The numerous commentaries that have cast doubt on the claims made on the basis of Snowden’s leaks blame two factors: a lack of technical knowledge, and editorial expedience. Both of these no doubt played a role in the raft of inaccuracies in the reports. The Post’s Barton Gellman even acknowledged that he would have liked another day or two to work over the story, but the prospect of the Guardian running with Snowden’s leak pushed the Post into pre-emptive action.

But there’s something else going on here that neither an army of tech experts poring over the rather vapid PowerPoint presentation or another 24 hours preparing the story would have mitigated. For the real precondition for the inaccuracies and hyperbole which crept into the reports was not a technical or procedural failure; rather, it was a willingness on the part of the reporters and their editors to believe that this is what the state, be it American or British, is really like. Snowden’s leaked PowerPoint slides fitted the pre-existing narrative. That is, the state is intent on abolishing our privacy, it does want to know everything about us, it is Big Brother. The wilful credulity of the likes of Greenwald, their unshakeable belief that Western governments are involved in a conspiracy against the people, meant that they were never going to ask the right questions of a bunch of top secret slides which implied that, yes, the state is conspiring against you from inside your inbox. The Prism story was just too good not to be true.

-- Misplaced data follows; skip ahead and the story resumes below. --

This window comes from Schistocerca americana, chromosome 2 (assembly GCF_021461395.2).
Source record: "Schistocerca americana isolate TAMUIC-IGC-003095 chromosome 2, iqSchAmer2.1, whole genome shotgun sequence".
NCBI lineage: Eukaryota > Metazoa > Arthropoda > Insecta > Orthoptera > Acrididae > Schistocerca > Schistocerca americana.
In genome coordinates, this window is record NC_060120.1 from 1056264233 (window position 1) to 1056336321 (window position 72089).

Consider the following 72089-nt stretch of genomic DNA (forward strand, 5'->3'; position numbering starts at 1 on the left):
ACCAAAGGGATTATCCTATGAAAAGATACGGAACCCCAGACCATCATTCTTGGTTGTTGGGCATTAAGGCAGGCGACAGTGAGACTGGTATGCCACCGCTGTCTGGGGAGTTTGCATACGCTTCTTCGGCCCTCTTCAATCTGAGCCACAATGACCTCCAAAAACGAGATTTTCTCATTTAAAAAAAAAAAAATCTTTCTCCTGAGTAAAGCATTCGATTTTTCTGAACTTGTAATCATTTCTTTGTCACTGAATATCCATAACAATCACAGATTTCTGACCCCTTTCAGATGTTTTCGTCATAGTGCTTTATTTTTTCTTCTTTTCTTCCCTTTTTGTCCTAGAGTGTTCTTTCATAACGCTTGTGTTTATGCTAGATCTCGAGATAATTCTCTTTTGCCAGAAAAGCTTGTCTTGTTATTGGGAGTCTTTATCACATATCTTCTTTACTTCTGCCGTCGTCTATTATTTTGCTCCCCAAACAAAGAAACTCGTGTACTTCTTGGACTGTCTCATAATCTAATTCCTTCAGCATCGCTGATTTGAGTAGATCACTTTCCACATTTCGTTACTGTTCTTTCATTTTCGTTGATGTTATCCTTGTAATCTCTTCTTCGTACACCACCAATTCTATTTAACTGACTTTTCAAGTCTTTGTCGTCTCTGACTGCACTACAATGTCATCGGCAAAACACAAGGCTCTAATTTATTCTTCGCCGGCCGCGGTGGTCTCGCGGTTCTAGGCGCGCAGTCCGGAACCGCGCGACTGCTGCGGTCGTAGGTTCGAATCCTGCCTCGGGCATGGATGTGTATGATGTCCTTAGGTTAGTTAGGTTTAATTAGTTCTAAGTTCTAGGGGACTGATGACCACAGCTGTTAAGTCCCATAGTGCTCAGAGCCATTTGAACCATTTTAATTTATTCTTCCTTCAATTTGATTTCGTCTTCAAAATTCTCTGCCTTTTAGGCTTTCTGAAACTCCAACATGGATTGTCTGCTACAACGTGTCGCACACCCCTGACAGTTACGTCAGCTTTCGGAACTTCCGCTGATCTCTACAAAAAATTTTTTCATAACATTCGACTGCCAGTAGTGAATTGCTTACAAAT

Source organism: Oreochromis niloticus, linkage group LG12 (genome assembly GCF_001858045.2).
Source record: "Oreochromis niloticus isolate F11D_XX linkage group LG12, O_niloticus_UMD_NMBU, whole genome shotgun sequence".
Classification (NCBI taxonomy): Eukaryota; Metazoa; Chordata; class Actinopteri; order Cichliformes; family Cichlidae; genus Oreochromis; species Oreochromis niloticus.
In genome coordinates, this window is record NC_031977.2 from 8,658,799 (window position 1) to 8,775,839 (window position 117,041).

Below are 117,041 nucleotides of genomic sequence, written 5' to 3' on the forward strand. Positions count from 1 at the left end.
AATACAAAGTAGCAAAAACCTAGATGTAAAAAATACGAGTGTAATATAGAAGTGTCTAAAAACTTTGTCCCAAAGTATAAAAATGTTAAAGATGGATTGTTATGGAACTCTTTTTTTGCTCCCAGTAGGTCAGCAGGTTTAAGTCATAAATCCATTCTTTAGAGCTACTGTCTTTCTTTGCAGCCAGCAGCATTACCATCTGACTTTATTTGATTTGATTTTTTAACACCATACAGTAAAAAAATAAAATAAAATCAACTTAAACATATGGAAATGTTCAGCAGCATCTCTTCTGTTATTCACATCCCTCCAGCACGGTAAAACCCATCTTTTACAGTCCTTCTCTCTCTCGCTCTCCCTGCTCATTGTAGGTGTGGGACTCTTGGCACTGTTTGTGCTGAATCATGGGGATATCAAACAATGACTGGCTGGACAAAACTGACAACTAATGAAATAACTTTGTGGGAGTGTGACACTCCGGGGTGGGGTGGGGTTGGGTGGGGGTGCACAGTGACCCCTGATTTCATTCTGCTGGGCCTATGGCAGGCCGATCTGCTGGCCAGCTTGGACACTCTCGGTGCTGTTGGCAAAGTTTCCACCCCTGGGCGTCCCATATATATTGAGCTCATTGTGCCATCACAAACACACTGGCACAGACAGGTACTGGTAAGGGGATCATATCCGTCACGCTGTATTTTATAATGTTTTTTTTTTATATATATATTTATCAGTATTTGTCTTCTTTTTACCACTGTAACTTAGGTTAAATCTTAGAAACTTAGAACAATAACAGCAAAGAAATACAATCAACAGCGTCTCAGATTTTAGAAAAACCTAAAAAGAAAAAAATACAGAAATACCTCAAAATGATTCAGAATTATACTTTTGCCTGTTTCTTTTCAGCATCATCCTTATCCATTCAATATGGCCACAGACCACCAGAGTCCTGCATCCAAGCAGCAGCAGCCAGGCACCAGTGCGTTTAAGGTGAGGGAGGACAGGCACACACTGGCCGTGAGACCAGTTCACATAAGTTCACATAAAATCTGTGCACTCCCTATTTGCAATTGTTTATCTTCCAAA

This is not to downplay the wrongs of state surveillance, even when it comes with the stamp of legal approval – the state’s near routine intervention in the lives its citizens, from the omnipresence of CCTV to parenting advice, is a huge problem. But it is not problem that arises from the existence of a powerful ruling clique hellbent on oppressing its citizens in order to realise some totalitarian, Nineteen Eighty-Four-style dystopia. It is not, in short, a conspiracy of the powerful that is driving the expansion of the state today; it is a vacuum in society, created by the collapse of all sorts of informal, non-state institutions, which is almost inviting the state to expand. Hence state agents really do believe that they are helping us, in the case of the NSA, by keeping us safe from an apparently unprecedented threat. So, as incompetent, lumbering and liberty-squashing as the state is, as the real story of Prism shows, the state, pace Google, is not being evil.

Tim Black is senior writer at spiked.

To enquire about republishing spiked’s content, a right to reply or to request a correction, please contact the managing editor, Viv Regan.

Topics Politics